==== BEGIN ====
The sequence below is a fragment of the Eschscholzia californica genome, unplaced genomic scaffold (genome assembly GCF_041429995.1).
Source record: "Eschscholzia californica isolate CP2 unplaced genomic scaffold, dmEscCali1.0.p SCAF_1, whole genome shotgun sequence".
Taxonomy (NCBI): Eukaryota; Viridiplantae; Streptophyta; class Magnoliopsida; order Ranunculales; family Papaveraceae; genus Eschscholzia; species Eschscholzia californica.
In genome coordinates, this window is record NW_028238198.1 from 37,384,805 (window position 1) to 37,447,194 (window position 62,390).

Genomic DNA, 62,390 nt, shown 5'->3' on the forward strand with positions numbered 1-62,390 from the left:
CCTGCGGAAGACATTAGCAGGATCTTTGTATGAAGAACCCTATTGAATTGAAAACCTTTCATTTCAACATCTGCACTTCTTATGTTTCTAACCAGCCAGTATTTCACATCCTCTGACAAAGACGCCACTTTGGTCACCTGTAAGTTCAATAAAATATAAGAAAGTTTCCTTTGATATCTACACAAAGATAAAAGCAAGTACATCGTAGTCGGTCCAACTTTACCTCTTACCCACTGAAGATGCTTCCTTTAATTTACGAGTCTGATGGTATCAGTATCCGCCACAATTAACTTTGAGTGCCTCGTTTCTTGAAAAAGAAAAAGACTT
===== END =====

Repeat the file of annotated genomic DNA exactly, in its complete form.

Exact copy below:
The sequence below is a fragment of the Eschscholzia californica genome, unplaced genomic scaffold (genome assembly GCF_041429995.1).
Source record: "Eschscholzia californica isolate CP2 unplaced genomic scaffold, dmEscCali1.0.p SCAF_1, whole genome shotgun sequence".
Taxonomy (NCBI): Eukaryota; Viridiplantae; Streptophyta; class Magnoliopsida; order Ranunculales; family Papaveraceae; genus Eschscholzia; species Eschscholzia californica.
In genome coordinates, this window is record NW_028238198.1 from 37,384,805 (window position 1) to 37,447,194 (window position 62,390).

Genomic DNA, 62,390 nt, shown 5'->3' on the forward strand with positions numbered 1-62,390 from the left:
CCTGCGGAAGACATTAGCAGGATCTTTGTATGAAGAACCCTATTGAATTGAAAACCTTTCATTTCAACATCTGCACTTCTTATGTTTCTAACCAGCCAGTATTTCACATCCTCTGACAAAGACGCCACTTTGGTCACCTGTAAGTTCAATAAAATATAAGAAAGTTTCCTTTGATATCTACACAAAGATAAAAGCAAGTACATCGTAGTCGGTCCAACTTTACCTCTTACCCACTGAAGATGCTTCCTTTAATTTACGAGTCTGATGGTATCAGTATCCGCCACAATTAACTTTGAGTGCCTCGTTTCTTGAAAAAGAAAAAGACTT